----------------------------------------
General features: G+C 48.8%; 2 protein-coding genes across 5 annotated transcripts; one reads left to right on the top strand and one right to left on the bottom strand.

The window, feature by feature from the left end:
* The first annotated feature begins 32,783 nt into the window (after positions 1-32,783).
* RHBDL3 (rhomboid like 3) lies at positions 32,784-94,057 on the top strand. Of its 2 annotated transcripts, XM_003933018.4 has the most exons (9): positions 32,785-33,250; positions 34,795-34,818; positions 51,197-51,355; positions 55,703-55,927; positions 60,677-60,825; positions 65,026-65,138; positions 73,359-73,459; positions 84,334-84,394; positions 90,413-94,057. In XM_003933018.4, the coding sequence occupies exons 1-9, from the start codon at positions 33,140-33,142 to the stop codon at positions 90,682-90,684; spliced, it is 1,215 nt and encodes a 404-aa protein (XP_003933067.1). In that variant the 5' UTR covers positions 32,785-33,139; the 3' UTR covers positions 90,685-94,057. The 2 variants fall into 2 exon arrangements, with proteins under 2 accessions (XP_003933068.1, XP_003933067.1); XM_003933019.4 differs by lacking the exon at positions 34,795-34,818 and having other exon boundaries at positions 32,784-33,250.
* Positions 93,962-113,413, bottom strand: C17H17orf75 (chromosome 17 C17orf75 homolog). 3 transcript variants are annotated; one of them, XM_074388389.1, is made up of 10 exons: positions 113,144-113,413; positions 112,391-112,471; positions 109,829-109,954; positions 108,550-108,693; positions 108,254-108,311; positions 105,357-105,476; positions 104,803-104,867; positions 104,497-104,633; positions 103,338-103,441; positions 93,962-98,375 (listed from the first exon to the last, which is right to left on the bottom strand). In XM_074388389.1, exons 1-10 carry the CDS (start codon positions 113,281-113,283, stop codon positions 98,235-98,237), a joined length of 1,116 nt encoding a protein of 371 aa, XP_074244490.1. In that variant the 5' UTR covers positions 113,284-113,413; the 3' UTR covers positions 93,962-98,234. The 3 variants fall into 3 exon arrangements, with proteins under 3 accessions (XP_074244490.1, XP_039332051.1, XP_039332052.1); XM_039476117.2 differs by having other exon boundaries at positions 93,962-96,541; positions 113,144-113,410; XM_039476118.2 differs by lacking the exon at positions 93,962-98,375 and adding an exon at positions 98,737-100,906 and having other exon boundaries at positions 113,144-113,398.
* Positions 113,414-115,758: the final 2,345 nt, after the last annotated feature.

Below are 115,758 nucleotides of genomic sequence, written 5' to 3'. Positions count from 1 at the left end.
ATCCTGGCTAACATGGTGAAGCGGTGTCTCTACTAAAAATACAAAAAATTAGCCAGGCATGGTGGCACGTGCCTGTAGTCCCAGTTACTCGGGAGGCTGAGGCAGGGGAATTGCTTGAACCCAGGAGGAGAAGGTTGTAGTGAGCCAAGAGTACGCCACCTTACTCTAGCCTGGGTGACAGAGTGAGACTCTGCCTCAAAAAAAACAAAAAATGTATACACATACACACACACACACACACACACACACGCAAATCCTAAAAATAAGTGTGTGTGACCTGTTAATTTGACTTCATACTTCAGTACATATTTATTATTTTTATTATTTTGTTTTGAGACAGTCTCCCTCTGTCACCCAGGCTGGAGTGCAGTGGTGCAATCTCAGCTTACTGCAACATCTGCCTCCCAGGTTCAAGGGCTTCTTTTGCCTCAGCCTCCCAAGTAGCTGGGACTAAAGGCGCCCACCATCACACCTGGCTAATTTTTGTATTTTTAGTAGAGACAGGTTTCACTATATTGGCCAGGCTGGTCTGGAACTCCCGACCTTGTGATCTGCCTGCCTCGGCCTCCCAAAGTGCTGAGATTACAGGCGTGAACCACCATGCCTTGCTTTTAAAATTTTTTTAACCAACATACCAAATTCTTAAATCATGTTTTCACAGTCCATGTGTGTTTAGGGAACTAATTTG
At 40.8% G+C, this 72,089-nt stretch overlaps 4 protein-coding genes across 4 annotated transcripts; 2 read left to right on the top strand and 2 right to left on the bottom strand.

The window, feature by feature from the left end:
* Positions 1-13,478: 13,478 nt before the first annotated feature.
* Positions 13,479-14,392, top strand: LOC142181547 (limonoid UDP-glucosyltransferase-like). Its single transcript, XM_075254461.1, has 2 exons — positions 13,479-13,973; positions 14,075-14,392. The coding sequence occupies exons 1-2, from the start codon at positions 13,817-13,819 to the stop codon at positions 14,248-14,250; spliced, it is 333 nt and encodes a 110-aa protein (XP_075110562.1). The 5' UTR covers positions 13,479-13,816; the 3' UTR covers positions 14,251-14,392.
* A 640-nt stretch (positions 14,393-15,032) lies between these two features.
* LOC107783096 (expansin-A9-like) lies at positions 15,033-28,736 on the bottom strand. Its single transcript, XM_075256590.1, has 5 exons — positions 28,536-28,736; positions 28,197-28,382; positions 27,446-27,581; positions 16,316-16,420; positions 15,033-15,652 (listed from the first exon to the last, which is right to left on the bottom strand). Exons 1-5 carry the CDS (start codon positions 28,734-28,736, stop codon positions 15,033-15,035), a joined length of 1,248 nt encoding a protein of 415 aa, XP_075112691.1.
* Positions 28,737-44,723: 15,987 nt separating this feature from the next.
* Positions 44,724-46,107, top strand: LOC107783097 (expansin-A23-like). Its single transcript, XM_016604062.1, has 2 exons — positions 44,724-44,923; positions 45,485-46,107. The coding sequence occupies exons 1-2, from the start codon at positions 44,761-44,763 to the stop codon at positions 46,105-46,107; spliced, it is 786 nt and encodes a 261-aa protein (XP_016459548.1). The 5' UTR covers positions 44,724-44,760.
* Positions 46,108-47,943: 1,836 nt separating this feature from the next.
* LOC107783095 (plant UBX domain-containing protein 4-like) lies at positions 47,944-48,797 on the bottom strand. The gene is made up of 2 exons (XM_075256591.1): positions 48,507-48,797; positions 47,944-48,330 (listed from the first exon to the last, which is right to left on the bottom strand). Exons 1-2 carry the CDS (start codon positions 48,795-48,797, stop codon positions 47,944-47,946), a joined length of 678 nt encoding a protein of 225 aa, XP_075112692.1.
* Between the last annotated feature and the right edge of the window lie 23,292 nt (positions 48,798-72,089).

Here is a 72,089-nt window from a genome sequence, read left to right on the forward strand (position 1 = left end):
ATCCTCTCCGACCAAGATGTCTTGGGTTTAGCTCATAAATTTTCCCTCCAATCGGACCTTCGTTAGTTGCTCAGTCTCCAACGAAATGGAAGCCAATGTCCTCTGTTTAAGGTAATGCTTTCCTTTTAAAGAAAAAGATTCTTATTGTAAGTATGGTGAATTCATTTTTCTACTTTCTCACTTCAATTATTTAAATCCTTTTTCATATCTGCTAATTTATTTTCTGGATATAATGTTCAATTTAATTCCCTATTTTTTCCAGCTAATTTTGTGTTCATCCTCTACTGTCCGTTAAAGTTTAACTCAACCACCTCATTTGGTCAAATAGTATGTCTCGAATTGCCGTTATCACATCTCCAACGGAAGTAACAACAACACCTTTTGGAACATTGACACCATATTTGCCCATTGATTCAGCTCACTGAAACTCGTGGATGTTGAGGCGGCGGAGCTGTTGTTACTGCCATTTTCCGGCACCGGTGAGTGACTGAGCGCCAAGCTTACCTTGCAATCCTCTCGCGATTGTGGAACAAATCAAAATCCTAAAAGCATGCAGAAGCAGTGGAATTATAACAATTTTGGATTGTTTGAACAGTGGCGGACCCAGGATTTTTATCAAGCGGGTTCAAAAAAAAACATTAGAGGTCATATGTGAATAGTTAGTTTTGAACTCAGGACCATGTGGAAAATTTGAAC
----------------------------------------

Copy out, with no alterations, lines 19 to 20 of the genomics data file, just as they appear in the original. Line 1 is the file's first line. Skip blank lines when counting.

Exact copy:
* Between the last annotated feature and the right edge of the window lie 23,292 nt (positions 48,798-72,089).

Here is a 72,089-nt window from a genome sequence, read left to right on the forward strand (position 1 = left end):